Ultimate Guide to Process Serving – Part Two

Part Two of a Three-Part Series by Frank Long

The Process Server’s Bread and Butter

Service of Process

Process servers handle a variety of court documents ranging from subpoenas and complaints to eviction notices and summonses. Those documents all have important functions that operationalize once handed over by a process server, but the one document a process server carries that confers possibly the most gravitas of all is service of process.

Following is a brief examination of what service of process is, how it is carried out, and what distinguishes it from other terms that sound similar but are quite different.

Service of process methods

For the most part, service of process must be done in person. But is that the only way?

Not always.

Personal service and substituted service are two common types of service of process used in the United States, with personal service being the one most difficult for a defendant to attack for its legality.

Another method used to perform service of process is publication. For example, publication in a newspaper.

Publication as a process serving method may be useful if a defendant cannot be located. This method provides constructive notice as opposed to actual notice. It is also considered the lowest constitutionally acceptable form of service. In the state of California service via publication is authorized by Code of Civil Procedure 415.50.

Service of process may also be conducted via public posting. This method is sometimes used when a defendant cannot be located. As the name suggests, public posting is performed by posting a notice in a place the defendant is known to frequent.

While Public posting is used to perform service of process it sometimes may be problematic. For example, using the public posting method may imply that the plaintiff knows where the defendant frequents but was possibly lax in efforts to find the defendant. Public posting may also suggest the plaintiff only guessed at places the defendant may frequent.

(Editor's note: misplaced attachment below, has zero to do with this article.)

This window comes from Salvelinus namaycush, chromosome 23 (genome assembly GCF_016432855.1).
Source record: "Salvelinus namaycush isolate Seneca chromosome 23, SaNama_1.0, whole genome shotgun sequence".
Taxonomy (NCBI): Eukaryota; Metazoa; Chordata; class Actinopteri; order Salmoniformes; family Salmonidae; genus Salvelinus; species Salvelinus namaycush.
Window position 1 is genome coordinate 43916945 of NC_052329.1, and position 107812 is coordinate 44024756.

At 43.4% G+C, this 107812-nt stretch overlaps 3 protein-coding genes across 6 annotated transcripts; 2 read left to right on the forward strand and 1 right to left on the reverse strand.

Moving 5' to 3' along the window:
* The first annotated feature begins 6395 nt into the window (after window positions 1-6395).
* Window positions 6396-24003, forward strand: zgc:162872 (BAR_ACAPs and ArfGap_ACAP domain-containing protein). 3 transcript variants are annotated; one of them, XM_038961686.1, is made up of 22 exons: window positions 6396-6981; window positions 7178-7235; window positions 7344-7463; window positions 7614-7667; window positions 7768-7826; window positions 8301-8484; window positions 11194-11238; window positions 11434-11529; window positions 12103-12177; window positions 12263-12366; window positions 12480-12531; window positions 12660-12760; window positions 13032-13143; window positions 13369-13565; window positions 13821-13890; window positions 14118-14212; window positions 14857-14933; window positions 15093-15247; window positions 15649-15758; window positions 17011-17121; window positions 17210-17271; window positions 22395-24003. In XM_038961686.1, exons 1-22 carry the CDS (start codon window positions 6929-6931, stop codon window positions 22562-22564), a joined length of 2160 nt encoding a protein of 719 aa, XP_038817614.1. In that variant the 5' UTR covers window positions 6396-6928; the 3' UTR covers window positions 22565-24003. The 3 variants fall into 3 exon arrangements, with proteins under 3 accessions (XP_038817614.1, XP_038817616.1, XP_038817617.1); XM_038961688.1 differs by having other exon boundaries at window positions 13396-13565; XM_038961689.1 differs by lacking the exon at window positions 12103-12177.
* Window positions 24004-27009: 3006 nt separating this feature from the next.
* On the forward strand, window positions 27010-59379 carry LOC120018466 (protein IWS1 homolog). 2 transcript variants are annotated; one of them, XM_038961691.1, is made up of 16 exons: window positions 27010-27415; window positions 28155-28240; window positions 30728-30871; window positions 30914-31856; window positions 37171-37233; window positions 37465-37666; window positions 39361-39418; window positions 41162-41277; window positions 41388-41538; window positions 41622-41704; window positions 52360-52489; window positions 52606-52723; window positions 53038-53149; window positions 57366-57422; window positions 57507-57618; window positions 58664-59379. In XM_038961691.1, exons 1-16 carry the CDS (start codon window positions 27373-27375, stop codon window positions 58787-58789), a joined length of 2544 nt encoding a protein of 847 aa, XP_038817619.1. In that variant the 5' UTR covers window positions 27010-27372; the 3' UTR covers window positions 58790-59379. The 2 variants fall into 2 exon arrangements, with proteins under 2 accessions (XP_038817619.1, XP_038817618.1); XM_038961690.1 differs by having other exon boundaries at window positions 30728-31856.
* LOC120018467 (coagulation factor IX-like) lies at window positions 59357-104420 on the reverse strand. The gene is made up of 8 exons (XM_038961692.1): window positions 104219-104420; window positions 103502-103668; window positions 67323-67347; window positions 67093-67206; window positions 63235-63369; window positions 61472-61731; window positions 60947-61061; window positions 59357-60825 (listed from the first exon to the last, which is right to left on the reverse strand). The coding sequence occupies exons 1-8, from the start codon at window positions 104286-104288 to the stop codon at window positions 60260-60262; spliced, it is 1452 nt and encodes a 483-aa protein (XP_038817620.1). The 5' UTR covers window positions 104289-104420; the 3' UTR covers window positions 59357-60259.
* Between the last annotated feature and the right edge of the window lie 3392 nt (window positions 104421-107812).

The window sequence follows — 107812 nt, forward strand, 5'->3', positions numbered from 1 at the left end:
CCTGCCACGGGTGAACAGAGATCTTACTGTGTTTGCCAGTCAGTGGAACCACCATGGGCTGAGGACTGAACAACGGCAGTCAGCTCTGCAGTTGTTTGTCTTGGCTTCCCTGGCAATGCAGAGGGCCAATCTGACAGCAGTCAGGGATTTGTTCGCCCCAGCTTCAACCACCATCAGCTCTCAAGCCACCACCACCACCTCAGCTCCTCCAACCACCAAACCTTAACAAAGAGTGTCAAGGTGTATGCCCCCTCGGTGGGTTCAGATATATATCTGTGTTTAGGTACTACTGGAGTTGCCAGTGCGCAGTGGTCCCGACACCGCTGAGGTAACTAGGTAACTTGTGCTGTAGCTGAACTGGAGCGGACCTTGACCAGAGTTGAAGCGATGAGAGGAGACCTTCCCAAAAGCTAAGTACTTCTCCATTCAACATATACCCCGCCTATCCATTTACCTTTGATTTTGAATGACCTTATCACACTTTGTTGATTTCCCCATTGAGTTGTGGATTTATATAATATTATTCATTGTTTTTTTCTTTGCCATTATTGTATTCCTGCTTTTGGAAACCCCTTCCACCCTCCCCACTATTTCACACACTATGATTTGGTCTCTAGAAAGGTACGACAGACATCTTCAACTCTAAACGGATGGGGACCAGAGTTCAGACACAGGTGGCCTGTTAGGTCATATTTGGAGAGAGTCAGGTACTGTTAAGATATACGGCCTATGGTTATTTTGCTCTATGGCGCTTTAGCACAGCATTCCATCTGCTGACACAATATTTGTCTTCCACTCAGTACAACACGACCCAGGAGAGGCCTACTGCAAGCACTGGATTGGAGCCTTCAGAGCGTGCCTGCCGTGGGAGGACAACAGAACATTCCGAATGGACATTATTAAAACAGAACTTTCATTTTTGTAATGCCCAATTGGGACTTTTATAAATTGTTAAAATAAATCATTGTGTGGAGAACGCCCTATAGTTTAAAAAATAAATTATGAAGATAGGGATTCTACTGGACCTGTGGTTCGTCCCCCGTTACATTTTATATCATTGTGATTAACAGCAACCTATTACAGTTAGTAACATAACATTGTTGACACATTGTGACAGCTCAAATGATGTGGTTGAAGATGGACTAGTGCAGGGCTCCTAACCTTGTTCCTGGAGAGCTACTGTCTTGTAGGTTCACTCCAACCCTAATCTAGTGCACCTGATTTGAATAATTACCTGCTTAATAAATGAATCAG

Details governing the use of public posting in California

appear in Code of Civil Procedure 415.45.

In some cases, service of process may even be performed using social media such as Facebook. This service of process method is rare, however, and still in its infancy.

Service of Process vs. Giving Notice

There is a difference between documents that can—or must—be served personally (service of process) and documents that can be eServed, mailed, or handled by other means (eService). The difference between these two types of documents lies in the results they create, and here are the critical distinctions you should know.

eService: Giving notice

The role of eService in civil litigation is straightforward: eService is an electronic substitute for service on opposing counsel. This aspect of civil litigation traditionally has been executed with paper documents such as printed facsimiles or the U.S. Mail.

In the 21st century, however, things are different. Now, online technology and email make it possible for document exchange to occur electronically. But not without a catch.